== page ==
Crossville Chronicle, Crossville, TN

Area News

March 27, 2007

Gibson to testify as defense attorneys wrap up case before state licensing board

Regulatory board expected to follow with evidence against reinstatement of law license

Full disclosure, cooperation, remorse and counseling are reasons District Attorney General Bill Gibson should have his license to practice law reinstated, witnesses testified Monday before a panel of the Tennessee Board of Professional Responsibility.

There were no surprises and no bomb shells as 13 witnesses testified during the first day of what is expected to be a two-day hearing on whether the BPR should lift the suspension. Gibson has appealed the open-ended suspension.

It is believed this is the first time a sitting state prosecutor has had his license suspended.

In opening remarks, counsel for the BPR laid out its case centering around at least 11 letters Gibson sent to self-confessed killer Christopher Adams over a two-year period, the content of which raised serious ethics questions. In addition, Gibson’s interaction and legal counseling of Adams without his attorney’s knowledge raised more ethics issues.

And Gibson’s role in the Tina Marie Sweat case is also expected to be a center piece of BPR’s case. Sweat was charged in November 2002 with manufacturing methamphetamine, aggravated child abuse, aggravated assault, resisting arrest and possession of drug paraphernalia.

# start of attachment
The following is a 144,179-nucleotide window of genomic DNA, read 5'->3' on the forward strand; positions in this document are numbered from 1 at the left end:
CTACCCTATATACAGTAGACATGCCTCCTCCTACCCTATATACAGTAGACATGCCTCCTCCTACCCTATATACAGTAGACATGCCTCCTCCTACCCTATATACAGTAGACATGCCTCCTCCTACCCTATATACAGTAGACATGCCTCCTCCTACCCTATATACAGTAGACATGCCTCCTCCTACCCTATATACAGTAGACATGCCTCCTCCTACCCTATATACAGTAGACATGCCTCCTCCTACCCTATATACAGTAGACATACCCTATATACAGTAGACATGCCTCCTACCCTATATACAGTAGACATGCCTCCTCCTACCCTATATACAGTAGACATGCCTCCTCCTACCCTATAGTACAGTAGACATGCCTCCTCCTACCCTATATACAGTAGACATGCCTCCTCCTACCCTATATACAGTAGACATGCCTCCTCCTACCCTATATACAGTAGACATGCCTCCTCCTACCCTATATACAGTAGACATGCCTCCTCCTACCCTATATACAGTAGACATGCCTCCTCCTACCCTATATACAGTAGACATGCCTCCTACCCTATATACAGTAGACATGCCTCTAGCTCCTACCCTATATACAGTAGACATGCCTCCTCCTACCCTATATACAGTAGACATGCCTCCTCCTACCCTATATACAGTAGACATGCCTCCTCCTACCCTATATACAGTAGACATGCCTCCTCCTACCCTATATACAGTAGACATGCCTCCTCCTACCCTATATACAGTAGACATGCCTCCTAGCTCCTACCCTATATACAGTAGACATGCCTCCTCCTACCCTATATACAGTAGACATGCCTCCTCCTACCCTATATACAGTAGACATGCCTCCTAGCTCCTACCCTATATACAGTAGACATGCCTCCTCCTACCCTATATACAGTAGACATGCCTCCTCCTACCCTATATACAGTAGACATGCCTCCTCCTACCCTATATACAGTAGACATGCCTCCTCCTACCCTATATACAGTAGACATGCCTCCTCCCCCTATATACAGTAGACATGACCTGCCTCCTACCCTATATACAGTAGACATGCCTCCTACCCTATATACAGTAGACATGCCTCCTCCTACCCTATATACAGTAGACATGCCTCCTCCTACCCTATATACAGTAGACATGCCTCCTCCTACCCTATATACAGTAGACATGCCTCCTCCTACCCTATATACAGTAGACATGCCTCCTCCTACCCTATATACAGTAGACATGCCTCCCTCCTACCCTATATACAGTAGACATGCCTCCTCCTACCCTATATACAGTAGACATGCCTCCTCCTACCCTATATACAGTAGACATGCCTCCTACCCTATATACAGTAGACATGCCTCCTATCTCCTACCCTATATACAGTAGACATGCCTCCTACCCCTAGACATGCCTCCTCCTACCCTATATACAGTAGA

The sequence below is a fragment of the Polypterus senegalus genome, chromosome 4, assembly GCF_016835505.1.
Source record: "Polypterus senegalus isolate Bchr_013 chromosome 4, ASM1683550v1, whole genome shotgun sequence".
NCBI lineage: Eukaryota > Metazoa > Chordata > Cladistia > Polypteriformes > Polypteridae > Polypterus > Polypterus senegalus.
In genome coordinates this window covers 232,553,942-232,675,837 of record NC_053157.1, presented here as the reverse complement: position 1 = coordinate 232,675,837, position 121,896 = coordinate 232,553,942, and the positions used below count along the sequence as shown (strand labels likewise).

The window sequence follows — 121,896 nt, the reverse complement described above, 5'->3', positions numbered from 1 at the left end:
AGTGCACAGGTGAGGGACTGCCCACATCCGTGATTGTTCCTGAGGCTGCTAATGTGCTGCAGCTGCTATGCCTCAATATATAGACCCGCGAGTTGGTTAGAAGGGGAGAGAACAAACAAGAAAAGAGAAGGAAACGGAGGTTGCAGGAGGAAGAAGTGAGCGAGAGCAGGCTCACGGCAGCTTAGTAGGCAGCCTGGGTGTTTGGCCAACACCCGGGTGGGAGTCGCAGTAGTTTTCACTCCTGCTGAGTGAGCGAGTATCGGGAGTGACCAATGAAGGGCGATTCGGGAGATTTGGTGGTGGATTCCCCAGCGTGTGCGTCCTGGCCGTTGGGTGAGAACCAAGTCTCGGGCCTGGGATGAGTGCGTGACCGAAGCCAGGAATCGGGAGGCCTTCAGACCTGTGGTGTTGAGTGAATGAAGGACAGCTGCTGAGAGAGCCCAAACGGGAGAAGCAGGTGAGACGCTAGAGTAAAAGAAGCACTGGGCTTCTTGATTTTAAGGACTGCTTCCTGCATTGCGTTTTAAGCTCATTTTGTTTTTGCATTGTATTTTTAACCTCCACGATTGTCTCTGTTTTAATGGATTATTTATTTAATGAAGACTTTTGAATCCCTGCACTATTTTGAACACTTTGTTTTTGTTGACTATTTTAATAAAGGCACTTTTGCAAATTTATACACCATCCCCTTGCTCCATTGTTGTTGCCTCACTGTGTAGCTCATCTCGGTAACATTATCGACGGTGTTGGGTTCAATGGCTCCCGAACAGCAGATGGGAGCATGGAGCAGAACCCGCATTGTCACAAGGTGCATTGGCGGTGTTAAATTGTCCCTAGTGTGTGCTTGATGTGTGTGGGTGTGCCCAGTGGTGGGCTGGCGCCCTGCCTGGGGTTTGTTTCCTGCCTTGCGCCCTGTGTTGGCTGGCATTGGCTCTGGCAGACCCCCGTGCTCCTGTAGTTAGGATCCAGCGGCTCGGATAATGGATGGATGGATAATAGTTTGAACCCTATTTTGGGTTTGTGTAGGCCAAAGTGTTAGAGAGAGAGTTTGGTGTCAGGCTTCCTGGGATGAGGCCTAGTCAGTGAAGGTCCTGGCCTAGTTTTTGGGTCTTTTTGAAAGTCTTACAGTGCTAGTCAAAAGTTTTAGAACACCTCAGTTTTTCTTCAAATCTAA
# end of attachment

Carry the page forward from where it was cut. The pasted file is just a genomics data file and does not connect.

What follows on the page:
The case evolved into pre-trial diversion for Sweat, whose relationship with Gibson has been called into question. The case has since been expunged from the record and today Sweat, who was 27 at the time of her arrest, is in law school. However, the judge, John Turnbull, who signed off on the pre-trial diversion, believes he was misled and he has since filed a complaint against Gibson.

On one hand, supporting witnesses described Gibson as a prosecutor who would go after any criminal regardless of political connections or ramifications. Nearly all described him as compassionate and caring when it comes to victims of crimes and his staff.

Perplexing to the state agency charged with guarding the integrity of a law license is understanding how this same prosecutor could become an ally for a convicted killer and someone charged in a methamphetamine case.

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